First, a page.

University of Missouri
Home | People | Locations | Program index | Calendar | News | Publications
Continuing education Seminars Courses
mu extension > news > display story
MU news media
Duane DaileyWriterUniversity of Missouri ExtensionPhone: 573-882-9181Email: DaileyD@missouri.edu
Published: Monday, July 1, 2013
Robert L. Kallenbach, 573-884-2213
COLUMBIA, Mo. – Rain-delayed haymaking leads to poor-quality feed for livestock next winter. Supplemental feed will be needed to make balanced rations, says University of Missouri Extension forage specialist Rob Kallenbach.
A hay test makes the first step in learning how much supplement will be needed, Kallenbach told MU regional agronomists in a weekly teleconference.
For best quality, hay should be harvested in May before plants set seed. When seed heads fill, sugars and proteins move from leaves into the seeds. High fiber remains instead of nutrients needed for high-quality hay.
However, this May did not give farmers many rain-free days to cut, cure and bale hay. Rainfall extended into June, further lowering odds for making good hay.
“More hay than usual will be cut in July. Not a good sign,” Kallenbach says.
If the hayfield has not been cut, he says, do it soon as possible. The regrowth has a chance to make higher-quality feed. Unfortunately, cool-season grasses go into summer slump, growing little in July and August. Regrowth may not come until fall rains return. Applying nitrogen fertilizer in mid- to late August can boost yield and quality of fall growth, Kallenbach says.
Rather than making fall hay, Kallenbach recommends stockpiling fall grass growth for strip grazing. Stockpiled pastures can be grazed well into winter.
One extension specialist reported that producers who didn’t cut hay in the spring want to delay cutting hay until fall. They believe the forage will gain nutrients from regrowth.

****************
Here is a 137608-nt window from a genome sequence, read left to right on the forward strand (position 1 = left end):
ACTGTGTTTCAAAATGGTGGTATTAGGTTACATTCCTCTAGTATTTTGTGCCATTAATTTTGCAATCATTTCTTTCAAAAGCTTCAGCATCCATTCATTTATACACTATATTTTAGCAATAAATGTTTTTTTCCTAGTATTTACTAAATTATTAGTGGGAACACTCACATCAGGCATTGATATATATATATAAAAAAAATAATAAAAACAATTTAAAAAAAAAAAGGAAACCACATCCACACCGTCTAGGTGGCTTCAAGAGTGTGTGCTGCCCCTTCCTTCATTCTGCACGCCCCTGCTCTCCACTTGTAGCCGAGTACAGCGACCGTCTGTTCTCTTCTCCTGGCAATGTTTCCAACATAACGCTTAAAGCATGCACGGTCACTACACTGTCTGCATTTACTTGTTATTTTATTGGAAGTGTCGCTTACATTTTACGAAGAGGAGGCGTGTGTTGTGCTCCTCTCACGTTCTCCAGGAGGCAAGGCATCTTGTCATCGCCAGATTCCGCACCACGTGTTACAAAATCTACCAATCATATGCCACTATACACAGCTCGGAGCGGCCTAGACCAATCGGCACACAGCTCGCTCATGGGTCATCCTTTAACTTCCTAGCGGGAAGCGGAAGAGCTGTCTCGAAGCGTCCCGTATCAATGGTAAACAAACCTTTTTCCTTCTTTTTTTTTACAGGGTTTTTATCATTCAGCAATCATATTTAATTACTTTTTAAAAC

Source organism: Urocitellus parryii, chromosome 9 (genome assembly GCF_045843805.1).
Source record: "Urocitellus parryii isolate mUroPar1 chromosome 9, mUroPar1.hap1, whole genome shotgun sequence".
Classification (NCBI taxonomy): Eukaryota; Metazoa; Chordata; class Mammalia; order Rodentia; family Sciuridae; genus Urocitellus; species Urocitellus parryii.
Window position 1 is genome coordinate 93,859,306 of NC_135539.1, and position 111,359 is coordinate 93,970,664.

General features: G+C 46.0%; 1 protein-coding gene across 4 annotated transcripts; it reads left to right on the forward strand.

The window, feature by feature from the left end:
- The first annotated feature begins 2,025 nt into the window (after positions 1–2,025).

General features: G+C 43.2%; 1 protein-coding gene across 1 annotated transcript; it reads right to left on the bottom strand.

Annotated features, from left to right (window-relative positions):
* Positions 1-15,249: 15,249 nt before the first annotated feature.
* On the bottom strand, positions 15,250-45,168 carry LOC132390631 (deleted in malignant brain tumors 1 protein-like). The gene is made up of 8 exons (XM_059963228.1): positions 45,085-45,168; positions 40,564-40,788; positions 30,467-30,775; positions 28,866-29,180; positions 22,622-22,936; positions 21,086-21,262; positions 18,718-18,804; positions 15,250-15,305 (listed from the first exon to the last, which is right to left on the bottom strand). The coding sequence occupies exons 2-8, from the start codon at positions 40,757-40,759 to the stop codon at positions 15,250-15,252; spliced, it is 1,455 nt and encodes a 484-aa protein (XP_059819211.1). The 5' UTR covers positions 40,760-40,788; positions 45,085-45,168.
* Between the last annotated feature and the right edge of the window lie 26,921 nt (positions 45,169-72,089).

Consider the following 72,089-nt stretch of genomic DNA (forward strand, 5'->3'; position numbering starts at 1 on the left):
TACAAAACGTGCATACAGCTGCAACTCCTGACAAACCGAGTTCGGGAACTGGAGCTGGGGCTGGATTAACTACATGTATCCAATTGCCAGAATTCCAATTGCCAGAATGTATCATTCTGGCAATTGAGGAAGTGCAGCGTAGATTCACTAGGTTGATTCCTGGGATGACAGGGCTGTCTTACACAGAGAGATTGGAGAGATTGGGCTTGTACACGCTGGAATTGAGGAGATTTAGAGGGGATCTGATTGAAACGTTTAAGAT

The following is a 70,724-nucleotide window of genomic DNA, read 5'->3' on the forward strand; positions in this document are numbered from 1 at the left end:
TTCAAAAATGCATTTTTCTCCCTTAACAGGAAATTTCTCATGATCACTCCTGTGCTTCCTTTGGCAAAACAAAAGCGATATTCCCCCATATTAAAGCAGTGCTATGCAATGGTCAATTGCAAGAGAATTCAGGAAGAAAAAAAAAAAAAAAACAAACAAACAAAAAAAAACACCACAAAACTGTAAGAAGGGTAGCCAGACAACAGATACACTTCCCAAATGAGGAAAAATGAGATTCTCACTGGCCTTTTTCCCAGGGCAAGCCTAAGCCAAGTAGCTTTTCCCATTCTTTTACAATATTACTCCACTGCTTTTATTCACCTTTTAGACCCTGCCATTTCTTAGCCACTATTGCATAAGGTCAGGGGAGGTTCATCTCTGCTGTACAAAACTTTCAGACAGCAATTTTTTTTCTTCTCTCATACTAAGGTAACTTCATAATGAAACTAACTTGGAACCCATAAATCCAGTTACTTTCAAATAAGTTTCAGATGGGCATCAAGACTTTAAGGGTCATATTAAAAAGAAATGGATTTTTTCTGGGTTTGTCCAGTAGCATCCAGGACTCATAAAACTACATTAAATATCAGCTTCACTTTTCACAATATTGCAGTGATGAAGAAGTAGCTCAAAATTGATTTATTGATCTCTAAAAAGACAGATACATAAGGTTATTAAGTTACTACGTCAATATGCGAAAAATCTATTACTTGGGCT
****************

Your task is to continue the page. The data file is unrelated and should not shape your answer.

“Don’t do that,” was Kallenbach’s quick response.
There’s an extra hazard in that over-mature hay. Ergot alkaloids may be contained in the seed heads. That further lowers quality.
Start with a clean field to allow better-quality forage to grow, Kallenbach says. Standing grass allows leaves to rot and dry rather than gain quality.
Last year’s drought allowed making higher-quality hay than this year. The spring of 2012 was wet enough to grow hay. Then it was dry enough that hay could be harvested without rain damage.
Testing hay now will aid in making balanced rations for winter feeding, Kallenbach says.
Details on taking hay samples and on testing labs can be obtained from regional MU Extension agronomists across the state.
About | Jobs | Extension councils |
For faculty and staff | For researchers | Giving | Ask an expert | Contact
to 2015 Curators of the University
of Missouri, all rights reserved, DMCA
and other copyright information
University of Missouri Extension is an equal opportunity/ADA institution.
University of Missouri Extension
to 2015 Curators of the University of Missouri, all rights reserved